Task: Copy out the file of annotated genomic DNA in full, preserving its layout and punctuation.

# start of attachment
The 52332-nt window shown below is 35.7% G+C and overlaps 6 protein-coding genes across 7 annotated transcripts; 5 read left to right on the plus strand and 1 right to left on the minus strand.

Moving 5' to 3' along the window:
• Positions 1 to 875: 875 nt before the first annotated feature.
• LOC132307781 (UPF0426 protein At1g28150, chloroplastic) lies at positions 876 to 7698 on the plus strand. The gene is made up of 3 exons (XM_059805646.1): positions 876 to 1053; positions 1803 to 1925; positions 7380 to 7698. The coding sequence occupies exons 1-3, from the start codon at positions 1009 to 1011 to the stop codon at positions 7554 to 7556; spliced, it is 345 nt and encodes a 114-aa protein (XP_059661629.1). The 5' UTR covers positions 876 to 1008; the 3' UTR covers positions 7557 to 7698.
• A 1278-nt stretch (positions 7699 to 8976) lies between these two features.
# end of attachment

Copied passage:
The 52332-nt window shown below is 35.7% G+C and overlaps 6 protein-coding genes across 7 annotated transcripts; 5 read left to right on the plus strand and 1 right to left on the minus strand.

Moving 5' to 3' along the window:
• Positions 1 to 875: 875 nt before the first annotated feature.
• LOC132307781 (UPF0426 protein At1g28150, chloroplastic) lies at positions 876 to 7698 on the plus strand. The gene is made up of 3 exons (XM_059805646.1): positions 876 to 1053; positions 1803 to 1925; positions 7380 to 7698. The coding sequence occupies exons 1-3, from the start codon at positions 1009 to 1011 to the stop codon at positions 7554 to 7556; spliced, it is 345 nt and encodes a 114-aa protein (XP_059661629.1). The 5' UTR covers positions 876 to 1008; the 3' UTR covers positions 7557 to 7698.
• A 1278-nt stretch (positions 7699 to 8976) lies between these two features.